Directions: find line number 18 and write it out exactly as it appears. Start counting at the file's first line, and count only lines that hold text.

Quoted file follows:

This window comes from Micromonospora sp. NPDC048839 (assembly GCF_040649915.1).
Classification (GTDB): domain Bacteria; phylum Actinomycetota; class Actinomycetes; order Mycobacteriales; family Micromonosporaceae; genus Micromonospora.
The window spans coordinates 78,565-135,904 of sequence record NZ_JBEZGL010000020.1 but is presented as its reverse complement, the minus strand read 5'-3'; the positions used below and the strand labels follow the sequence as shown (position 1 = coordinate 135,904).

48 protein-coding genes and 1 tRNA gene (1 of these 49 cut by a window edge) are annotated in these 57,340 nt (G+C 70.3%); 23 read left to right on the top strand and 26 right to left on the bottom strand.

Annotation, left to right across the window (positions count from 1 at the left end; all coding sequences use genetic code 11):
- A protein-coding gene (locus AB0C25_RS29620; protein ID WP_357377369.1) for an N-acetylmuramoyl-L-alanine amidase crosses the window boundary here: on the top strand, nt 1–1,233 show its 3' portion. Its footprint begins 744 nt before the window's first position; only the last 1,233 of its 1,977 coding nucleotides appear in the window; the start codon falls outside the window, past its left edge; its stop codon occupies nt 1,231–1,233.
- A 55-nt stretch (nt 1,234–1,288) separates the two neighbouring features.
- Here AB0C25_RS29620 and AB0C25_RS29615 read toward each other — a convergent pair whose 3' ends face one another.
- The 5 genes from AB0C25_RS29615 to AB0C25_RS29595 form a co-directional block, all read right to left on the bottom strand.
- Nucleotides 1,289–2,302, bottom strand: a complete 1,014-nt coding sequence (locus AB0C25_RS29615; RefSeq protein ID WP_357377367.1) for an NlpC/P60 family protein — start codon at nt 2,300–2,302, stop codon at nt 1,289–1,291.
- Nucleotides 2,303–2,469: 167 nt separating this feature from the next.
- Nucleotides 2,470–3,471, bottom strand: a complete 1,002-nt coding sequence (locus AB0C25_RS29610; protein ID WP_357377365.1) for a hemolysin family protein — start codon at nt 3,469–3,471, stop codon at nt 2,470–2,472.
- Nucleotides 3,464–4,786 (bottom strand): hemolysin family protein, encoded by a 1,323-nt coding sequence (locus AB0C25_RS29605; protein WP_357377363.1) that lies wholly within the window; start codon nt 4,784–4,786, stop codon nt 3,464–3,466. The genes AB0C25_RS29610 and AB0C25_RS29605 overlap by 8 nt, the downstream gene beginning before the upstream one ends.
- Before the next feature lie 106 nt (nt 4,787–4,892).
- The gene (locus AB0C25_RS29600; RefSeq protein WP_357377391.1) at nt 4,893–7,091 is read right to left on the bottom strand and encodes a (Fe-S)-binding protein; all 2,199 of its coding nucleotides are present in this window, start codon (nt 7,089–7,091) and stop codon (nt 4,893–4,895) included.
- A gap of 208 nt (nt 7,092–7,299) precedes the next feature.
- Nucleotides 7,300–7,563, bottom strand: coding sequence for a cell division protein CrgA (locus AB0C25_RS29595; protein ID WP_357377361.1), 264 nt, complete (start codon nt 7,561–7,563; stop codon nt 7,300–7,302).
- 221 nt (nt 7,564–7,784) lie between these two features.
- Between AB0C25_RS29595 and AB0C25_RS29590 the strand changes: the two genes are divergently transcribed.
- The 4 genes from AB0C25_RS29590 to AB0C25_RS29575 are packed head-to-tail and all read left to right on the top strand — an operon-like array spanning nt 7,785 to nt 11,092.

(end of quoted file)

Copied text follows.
- 221 nt (nt 7,564–7,784) lie between these two features.